Feeding the Democracy: The Athenian Grain Supply in the Fifth and Fourth Centuries BC

Forsideomslag
OUP Oxford, 25. okt. 2007 - 440 sider
The reliance of democracies on vital supplies of energy from distant and non-democratic sources is probably the most pressing and dangerous problem of modern times, but it is not a new phenomenon. Classical Athens, the birthplace of democracy and the largest and historically most important of the ancient Greek city-states, depended for its survival on the constant importation of grain from overseas lands as remote as Ukraine and southern Russia, and this trade was ultimately controlled by powerful politicians, wealthy landowners, and kings. Alfonso Moreno examines how this resource need determined Athenian foreign policy, prompting recourse to military conquest and ruthless resettlements, and how uncomfortable realities (especially elite control) were made acceptable to popular audiences.This study of ancient trade and politics reveals a Greek world as globalized as our own, and convulsed by the same problems that such interdependence and sophistication entail.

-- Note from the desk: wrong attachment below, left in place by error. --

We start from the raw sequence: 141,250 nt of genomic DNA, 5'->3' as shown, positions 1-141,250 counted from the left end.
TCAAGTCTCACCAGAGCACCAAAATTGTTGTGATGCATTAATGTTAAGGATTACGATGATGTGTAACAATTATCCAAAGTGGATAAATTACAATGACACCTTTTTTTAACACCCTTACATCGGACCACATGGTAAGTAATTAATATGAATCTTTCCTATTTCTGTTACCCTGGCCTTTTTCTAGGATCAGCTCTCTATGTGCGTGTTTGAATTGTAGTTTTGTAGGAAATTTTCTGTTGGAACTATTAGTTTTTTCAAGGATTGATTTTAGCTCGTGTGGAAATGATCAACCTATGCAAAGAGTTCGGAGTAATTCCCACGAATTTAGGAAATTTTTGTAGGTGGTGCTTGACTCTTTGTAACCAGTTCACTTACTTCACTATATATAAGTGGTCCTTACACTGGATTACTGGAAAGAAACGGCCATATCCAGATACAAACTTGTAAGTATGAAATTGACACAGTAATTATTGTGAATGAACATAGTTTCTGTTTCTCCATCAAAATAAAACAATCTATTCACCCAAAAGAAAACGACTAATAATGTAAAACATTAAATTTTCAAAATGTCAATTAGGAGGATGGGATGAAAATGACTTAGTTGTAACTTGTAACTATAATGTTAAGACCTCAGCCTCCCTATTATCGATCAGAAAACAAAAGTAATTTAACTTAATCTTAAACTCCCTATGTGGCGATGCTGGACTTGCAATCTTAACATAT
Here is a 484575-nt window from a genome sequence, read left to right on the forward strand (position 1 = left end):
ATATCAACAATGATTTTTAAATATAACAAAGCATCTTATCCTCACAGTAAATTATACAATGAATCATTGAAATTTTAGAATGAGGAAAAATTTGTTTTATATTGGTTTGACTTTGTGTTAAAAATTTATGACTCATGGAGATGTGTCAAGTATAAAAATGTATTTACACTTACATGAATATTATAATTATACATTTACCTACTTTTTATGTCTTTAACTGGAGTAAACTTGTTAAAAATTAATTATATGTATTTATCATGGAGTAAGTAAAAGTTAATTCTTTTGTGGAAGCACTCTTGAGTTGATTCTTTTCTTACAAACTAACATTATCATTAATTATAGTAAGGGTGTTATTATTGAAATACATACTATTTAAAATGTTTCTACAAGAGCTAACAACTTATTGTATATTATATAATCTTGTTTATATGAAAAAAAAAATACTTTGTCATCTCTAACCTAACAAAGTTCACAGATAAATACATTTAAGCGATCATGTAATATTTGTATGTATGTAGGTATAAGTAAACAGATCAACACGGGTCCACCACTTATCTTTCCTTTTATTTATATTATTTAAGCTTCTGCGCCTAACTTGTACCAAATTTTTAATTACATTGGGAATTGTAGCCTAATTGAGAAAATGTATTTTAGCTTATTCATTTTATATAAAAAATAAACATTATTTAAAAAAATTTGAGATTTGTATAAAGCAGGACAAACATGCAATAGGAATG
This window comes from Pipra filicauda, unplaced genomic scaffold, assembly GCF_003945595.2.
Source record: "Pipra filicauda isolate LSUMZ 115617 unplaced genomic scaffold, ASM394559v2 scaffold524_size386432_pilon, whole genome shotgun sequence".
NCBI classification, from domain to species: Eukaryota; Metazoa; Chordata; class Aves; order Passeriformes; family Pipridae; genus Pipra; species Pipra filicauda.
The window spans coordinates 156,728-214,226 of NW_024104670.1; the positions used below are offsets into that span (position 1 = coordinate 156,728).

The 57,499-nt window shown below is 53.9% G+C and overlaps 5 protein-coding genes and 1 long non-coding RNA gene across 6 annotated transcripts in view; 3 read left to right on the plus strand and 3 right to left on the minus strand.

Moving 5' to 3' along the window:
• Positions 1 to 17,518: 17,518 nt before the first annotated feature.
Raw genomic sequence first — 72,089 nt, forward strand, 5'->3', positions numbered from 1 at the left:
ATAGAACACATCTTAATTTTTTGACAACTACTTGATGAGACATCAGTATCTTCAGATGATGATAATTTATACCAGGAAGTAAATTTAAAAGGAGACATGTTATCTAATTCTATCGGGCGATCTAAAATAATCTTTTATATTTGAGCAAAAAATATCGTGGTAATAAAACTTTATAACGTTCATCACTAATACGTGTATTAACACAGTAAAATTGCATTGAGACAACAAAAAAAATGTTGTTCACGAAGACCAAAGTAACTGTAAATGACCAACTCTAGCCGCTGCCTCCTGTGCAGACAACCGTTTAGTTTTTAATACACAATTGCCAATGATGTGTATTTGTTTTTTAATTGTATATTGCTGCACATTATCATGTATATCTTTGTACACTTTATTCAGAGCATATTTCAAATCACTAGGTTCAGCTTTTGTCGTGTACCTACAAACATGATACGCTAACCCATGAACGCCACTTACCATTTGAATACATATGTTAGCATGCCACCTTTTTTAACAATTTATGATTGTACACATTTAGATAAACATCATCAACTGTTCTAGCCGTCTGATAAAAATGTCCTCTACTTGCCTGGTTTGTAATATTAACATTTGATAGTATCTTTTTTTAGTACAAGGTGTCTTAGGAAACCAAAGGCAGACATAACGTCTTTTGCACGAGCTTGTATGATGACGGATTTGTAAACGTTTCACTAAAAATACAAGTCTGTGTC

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Indhold

The Ideology of theGrain Supply in Athenian Rhetoric
iv
Conclusion
cii
APPENDIX 1Relevant Measures
i
APPENDIX 2LandLeases
vii
APPENDIX 3Athenian Law Taxing Lemnos Imbros and Scyros 3743 BC GHI II 26
x
APPENDIX 4The Regulation of the Grain Market
xvii
APPENDIX 5Gazetteer of Grain Sources
iv
Bibliography
iii

3The Fruits of Empire
vii
The Athenian Grain Supply and Black Sea Archaeology
lxviii
Part IIILiterature
iii
Index Locorum
xxiv
INDEX
xxv
Copyright

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Om forfatteren (2007)

Alfonso Moreno is Andrew and Randall Crawley Fellow and Tutor in Ancient History, Magdalen College, Oxford University.

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